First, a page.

Integrate Elm on Rails 7

Hi folks, I would like to ask you for advice to integrate Elm with the new Rails 7, I’m completely new to Elm but I’m very interested.


Hi Macpapo,

Welcome to the the world of Elm.

I haven’t used Rails since [about] version 4, but it shouldn’t be a problem for you. I use elm with an Elixir/Phoenix (FP version of Rails) backend these days, but from what I remember there shouldn’t be much difference.

Elm compiles to JS, so simply build your Elm app and load it into Rails as though it is just another JS file.

I’ve just got home from a night out, so maybe some current Rails devs can offer you better advice, but it really shouldn’t be a problem if I remember Rails correctly.

Thanks paulh,
being new I am very pleased that someone answered the question so quickly.

Mate, don’t worry about that, this is one of the best communities around. I’m sure someone with more Rails experience than me will help you out further.

Might be worth you mentioning what your Rails experience is though, so that Rails devs have an idea on how best to help you.

I don’t think it’s compatible with the newer rails philosophy pushing hotwire/turbo et al.

If you use rails to build classic server rendered apps without turbo, then you can use No Red Ink’s approach of building one Elm app per rails page (if I understand their architecture correctly).

I would consider using rails API only along with regular elm application. You just need to decide how to pass csrf token to elm.

I’m a junior developer with Rails but I really appreciate it, I’ve always enjoyed ruby but I still have a hard time figuring out how to use the asset pipeline. I discovered Elm by watching a Rails conf and since then I am very excited about Elm and would like to use it. According to DHH, the new Rails should have a more minimal approach with JS and give more possibilities for customization.

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:bulb: I would suggest an alternative way of thinking, which is to use HTMX. HTMX allows you to build upon REST (Hypermedia) so you can stick to using HTML over the wire instead of having to translate your JSON APIs back into HTML via Elm.

Don’t get me wrong, I love Elm and think it’s one of the best frontend languages we have but if you can avoid the entire JSON to HTML translation, you’ll save yourself a ton of time and reduce a lot of maintenance.

I have a demonstration which showcases using Hanimi + HMTX to great effect. You can also clone and play with the source code if you like as well. The original project skeleton was built using the Hanamismith Ruby gem.

There’s nothing to be gained by “integrating” Elm and Rails 7, keep them separated. Create a repo and project for the Elm frontend, I suggest one of the webpack elm starter kits. Create another repo for the Rails 7 project that can respond to API requests.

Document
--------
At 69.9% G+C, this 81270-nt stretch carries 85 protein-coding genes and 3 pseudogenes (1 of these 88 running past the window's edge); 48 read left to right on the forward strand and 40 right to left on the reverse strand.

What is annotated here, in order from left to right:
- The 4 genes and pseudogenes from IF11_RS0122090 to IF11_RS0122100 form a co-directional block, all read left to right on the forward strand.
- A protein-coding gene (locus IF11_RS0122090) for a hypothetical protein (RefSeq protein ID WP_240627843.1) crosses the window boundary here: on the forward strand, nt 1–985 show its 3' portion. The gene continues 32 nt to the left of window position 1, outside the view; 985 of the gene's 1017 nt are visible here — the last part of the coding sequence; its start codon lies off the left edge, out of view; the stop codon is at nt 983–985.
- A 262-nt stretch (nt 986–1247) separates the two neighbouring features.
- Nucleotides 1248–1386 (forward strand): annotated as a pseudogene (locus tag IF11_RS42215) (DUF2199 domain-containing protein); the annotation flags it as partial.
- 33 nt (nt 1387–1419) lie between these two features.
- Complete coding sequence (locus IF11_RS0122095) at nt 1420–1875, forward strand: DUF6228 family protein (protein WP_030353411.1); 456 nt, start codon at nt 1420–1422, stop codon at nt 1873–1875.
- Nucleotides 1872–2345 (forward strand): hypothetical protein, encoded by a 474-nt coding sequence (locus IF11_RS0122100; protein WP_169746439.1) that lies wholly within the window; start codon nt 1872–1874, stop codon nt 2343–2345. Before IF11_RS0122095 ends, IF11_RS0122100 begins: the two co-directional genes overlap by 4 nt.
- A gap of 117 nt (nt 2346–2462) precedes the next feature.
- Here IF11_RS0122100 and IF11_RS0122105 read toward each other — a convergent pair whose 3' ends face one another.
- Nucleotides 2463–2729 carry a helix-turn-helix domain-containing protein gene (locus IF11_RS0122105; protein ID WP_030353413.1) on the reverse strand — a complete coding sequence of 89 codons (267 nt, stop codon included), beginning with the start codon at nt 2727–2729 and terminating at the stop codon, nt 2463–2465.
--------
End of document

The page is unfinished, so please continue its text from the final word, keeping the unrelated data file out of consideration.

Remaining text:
This is a great advice. So should I create with Rails only the part of Api and not the views?

Very interesting, I will definitely delve into it.

Originally that’s what I did, I created a Rails --api-only project. Eventually, I decided I wanted an admin section so I converted the app back to regular rails with views.

My advice is to just create a regular rails app that also supports API (which is just a default rails app)

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Our Rails application has 30 or so individual Elm applications that run as Browser.elements and interact with our API. We store the Elm code in its own directory in our mono rep. It has with its own build system which is just a Makefile that generates the JS file which is uploaded as part of our deploy process.

The Elm applications are bound to a DOM element with optional Flags passed. We do not use any single page apps.

Here is a gist with a Rails helper we use:

This works with we how we compile our Elm apps, which is a collection of applications complied into one elm.js file.

But you should be able to take this and apply it to your system.

elm "#my_div", "MyElm.App", {flags: true, myData: 123 }

MyElm.App would be a Module with a main of a Browser.element type.

main : Program Flags Model Msg
main =
        { init = \flags -> init flags
        , view = view
        , update = update
        , subscriptions = subscriptions

type alias Flags = { flags: Bool, myData: Int }

Hope this helps.

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I played with the latest rails stack a few months ago.

My conclusion? It’s not very practical to introduce Elm, if the objective is to also keep the default frontend stack (stimulus + turbo).

You can have a look at my explorations, here: GitHub - benjamin-thomas/hot_elm: Rails integration with Elm + Hotwire + Stimulus demo

In short:

The Elm files are located here.

The Elm view “component” is bootstraped here: app/views/static_pages/hello_elm.html.erb

So maybe that’ll give you a few ideas (my setup here remains subpar).

I didn’t dig any further because I’m less and less interested in rails.

I agree with this. It’s worth noting that Elixir Phoenix + LiveView uses this model to the extreme (in a good way). Since this concept is baked into the framework, I’d say it’s worth a look too (for simple UIs).


I still find rails API to be an interesting option with the 200k gems available mostly aligned around one framework, even if some are losing maintainers. My ranking of mainstream backend stacks for use in early stage startups is roughly: 1. Python (many packages, but community split between django, flask, fastapi), 2. Go (basic type system, many packages, large standard library), 3. Ruby, 4. Rust (exciting type system, smaller, growing number of packages with increasing web polish).

I think Rails is on another level, Django isn’t even closer.

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